Dubai [UAE], November 19 (ANI): The International Cricket Council (ICC) on Thursday announced that the ICC Women's T20 World Cup has been moved from its current slot at the end of 2022 to February 9-26, 2023.
ICC, in an official release, also confirmed that the ICC World Test Championship points system will be amended due to the COVID-19 pandemic. ICC said the Board approved a recommendation from the ICC Cricket Committee, headed by Anil Kumble, to change the competition terms for the event to determine how series affected by the global pandemic are accounted for on the points table. India was leading the points table but with new rules, Australia has toppled the Virat Kohli-led side as Tim Paine-led side has 82.22 percent points while India have 75.00 percent points.
ICC then said the "Board also confirmed that the ICC Women's T20 World Cup will move from its current slot at the end of 2022 to 9-26 February 2023."
"The move follows the decision in August to postpone the ICC Women's Cricket World Cup 2021 to 2022 meaning there would be three major events in 2022 with the Commonwealth Games in July 2022 and the ICC Women's T20 World Cup due to be held in November 2022," the statement read.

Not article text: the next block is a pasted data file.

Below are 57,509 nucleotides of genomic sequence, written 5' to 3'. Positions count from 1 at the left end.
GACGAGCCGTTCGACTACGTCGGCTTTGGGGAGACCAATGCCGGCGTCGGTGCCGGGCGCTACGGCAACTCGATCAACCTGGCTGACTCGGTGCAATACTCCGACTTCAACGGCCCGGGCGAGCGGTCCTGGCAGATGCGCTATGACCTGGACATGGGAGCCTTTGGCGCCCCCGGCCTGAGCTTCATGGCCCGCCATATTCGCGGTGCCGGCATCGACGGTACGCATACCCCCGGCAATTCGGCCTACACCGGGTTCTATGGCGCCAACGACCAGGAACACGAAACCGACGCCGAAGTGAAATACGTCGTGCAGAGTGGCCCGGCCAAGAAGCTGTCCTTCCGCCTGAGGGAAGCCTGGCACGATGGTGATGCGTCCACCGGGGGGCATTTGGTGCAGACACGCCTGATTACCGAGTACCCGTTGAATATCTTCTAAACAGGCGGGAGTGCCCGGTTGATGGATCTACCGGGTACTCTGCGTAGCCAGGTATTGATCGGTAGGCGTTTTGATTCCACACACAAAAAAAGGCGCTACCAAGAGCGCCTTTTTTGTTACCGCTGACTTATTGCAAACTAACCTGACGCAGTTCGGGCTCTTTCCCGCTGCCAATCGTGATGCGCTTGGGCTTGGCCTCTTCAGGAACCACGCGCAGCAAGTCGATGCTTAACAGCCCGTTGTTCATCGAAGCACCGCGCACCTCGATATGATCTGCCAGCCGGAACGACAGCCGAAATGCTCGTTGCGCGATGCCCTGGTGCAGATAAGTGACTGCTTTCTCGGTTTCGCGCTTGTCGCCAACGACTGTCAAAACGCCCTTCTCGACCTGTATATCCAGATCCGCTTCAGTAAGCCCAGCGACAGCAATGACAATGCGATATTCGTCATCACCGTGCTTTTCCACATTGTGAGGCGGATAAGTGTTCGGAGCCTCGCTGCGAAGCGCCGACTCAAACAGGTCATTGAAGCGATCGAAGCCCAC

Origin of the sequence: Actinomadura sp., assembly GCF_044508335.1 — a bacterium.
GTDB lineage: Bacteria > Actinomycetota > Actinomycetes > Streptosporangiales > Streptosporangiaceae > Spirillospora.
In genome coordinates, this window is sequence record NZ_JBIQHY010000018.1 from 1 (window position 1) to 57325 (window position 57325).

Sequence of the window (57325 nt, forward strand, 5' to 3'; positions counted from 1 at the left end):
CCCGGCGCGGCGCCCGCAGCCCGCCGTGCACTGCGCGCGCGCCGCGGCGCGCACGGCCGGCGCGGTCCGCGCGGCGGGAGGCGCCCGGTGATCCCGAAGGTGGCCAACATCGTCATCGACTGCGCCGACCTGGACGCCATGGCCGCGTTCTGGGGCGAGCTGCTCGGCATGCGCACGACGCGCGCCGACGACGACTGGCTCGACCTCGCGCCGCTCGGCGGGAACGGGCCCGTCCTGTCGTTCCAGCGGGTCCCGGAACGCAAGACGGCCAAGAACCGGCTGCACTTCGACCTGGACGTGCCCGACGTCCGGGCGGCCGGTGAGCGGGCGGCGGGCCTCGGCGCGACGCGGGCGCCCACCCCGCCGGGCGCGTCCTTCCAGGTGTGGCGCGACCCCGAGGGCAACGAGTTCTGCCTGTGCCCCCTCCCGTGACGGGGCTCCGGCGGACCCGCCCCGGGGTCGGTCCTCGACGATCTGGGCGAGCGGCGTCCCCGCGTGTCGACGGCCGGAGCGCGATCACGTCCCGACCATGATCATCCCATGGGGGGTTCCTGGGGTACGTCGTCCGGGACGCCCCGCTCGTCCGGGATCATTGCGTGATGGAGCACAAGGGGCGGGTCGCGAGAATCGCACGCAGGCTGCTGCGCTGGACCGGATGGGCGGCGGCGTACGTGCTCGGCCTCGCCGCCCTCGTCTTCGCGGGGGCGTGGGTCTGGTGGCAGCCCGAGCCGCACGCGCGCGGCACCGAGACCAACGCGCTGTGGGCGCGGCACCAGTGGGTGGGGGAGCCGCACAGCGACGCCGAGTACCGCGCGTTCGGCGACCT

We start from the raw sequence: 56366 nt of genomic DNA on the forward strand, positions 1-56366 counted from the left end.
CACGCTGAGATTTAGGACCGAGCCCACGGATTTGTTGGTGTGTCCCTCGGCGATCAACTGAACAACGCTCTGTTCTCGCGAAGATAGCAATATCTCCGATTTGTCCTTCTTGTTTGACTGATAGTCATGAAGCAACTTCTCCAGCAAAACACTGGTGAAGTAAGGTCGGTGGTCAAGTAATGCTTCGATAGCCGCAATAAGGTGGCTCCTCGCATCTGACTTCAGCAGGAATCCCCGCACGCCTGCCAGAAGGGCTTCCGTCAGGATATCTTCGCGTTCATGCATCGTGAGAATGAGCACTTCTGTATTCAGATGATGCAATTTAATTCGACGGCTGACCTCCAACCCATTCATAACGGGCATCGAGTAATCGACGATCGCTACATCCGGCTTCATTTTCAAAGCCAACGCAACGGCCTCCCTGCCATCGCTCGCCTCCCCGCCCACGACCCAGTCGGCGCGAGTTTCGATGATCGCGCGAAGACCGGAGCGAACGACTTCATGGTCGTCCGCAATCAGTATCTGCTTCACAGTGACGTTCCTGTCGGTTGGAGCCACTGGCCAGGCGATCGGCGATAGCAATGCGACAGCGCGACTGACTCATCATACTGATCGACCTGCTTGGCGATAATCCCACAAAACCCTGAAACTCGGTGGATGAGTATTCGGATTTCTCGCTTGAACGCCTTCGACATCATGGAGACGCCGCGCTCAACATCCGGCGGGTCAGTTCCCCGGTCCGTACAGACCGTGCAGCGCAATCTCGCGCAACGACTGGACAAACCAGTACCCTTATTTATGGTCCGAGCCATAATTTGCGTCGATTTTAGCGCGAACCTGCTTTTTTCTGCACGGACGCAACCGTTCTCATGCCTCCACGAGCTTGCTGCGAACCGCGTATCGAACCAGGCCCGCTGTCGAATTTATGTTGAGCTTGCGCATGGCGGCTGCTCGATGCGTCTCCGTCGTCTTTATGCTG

ICC further said that as there are currently no major women's events scheduled to take place in 2023, the Board confirmed the switch for the T20 World Cup to "better support player preparation and to continue to build the momentum around the women's game beyond 2022."
ICC CEO Manu Sawhney said moving the premier tournament makes "perfect sense".
"Moving the ICC Women's T20 World Cup to 2023 makes perfect sense on a number of levels. Firstly, it will provide a better workload balance for players giving them the best possible opportunity to perform to the highest levels on a global stage. Secondly, we can continue to build the momentum around the women's game through 2022 and into 2023. We are committed to fueling the growth of the women's game and today's decision enables us to do that over the longer term," Sawhney said in a statement.
ICC said the Board also approved the introduction of an Excluded Persons Policy as part of the ICC Anti-Corruption Code with immediate effect. "The policy enables the ICC ACU to exclude corruptors who are 'non-participants' to the Code to prevent people who attempt to corrupt the sport from involvement in the game. It will also make it an offence for 'participants' to the Code to associate with excluded non-participants," it said.
Sawhney said: "This is a significant addition to the ICC Anti-Corruption Code and enables the sport to impose an exclusion order on known corruptors preventing them from any involvement in cricket activities including playing, administration, financing, attendance or any kind of involvement in a league, team or franchise. It will allow our ACU to better disrupt the activities of non-participant corruptors which currently the ICC have little, if any, control over. This is crucial if we are to continue to protect the integrity of our sport." (ANI)